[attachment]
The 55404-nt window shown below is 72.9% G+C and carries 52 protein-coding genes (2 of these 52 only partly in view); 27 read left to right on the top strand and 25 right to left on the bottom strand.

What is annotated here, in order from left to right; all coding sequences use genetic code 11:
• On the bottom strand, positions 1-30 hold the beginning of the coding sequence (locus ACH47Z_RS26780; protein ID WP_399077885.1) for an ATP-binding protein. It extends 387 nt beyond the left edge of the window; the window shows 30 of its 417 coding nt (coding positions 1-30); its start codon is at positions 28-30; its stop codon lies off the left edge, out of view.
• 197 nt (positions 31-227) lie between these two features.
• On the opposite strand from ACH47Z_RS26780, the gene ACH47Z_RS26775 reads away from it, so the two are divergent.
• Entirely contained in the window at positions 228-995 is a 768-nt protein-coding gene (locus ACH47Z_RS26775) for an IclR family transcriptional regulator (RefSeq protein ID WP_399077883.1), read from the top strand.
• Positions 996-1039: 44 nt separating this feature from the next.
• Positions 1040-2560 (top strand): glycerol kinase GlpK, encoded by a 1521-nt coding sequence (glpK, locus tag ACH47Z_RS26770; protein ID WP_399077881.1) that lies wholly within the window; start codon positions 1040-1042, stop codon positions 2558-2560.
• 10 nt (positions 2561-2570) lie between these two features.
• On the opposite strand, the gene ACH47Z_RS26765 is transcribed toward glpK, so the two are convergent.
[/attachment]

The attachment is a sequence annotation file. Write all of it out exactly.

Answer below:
The 55404-nt window shown below is 72.9% G+C and carries 52 protein-coding genes (2 of these 52 only partly in view); 27 read left to right on the top strand and 25 right to left on the bottom strand.

What is annotated here, in order from left to right; all coding sequences use genetic code 11:
• On the bottom strand, positions 1-30 hold the beginning of the coding sequence (locus ACH47Z_RS26780; protein ID WP_399077885.1) for an ATP-binding protein. It extends 387 nt beyond the left edge of the window; the window shows 30 of its 417 coding nt (coding positions 1-30); its start codon is at positions 28-30; its stop codon lies off the left edge, out of view.
• 197 nt (positions 31-227) lie between these two features.
• On the opposite strand from ACH47Z_RS26780, the gene ACH47Z_RS26775 reads away from it, so the two are divergent.
• Entirely contained in the window at positions 228-995 is a 768-nt protein-coding gene (locus ACH47Z_RS26775) for an IclR family transcriptional regulator (RefSeq protein ID WP_399077883.1), read from the top strand.
• Positions 996-1039: 44 nt separating this feature from the next.
• Positions 1040-2560 (top strand): glycerol kinase GlpK, encoded by a 1521-nt coding sequence (glpK, locus tag ACH47Z_RS26770; protein ID WP_399077881.1) that lies wholly within the window; start codon positions 1040-1042, stop codon positions 2558-2560.
• 10 nt (positions 2561-2570) lie between these two features.
• On the opposite strand, the gene ACH47Z_RS26765 is transcribed toward glpK, so the two are convergent.